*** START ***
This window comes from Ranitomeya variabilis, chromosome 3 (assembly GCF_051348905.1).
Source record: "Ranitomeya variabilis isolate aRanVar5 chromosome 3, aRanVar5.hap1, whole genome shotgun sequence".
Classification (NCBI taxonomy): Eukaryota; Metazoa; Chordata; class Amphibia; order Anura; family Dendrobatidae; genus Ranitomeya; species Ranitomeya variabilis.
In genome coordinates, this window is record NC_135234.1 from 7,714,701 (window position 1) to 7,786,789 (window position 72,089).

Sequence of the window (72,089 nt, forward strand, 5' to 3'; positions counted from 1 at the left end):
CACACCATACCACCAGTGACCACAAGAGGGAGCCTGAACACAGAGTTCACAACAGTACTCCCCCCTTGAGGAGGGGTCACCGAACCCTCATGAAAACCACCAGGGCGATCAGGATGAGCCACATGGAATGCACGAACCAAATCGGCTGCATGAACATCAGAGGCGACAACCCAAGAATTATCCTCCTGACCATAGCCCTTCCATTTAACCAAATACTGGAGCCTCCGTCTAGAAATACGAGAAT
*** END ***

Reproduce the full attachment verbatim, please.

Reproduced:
This window comes from Ranitomeya variabilis, chromosome 3 (assembly GCF_051348905.1).
Source record: "Ranitomeya variabilis isolate aRanVar5 chromosome 3, aRanVar5.hap1, whole genome shotgun sequence".
Classification (NCBI taxonomy): Eukaryota; Metazoa; Chordata; class Amphibia; order Anura; family Dendrobatidae; genus Ranitomeya; species Ranitomeya variabilis.
In genome coordinates, this window is record NC_135234.1 from 7,714,701 (window position 1) to 7,786,789 (window position 72,089).

Sequence of the window (72,089 nt, forward strand, 5' to 3'; positions counted from 1 at the left end):
CACACCATACCACCAGTGACCACAAGAGGGAGCCTGAACACAGAGTTCACAACAGTACTCCCCCCTTGAGGAGGGGTCACCGAACCCTCATGAAAACCACCAGGGCGATCAGGATGAGCCACATGGAATGCACGAACCAAATCGGCTGCATGAACATCAGAGGCGACAACCCAAGAATTATCCTCCTGACCATAGCCCTTCCATTTAACCAAATACTGGAGCCTCCGTCTAGAAATACGAGAAT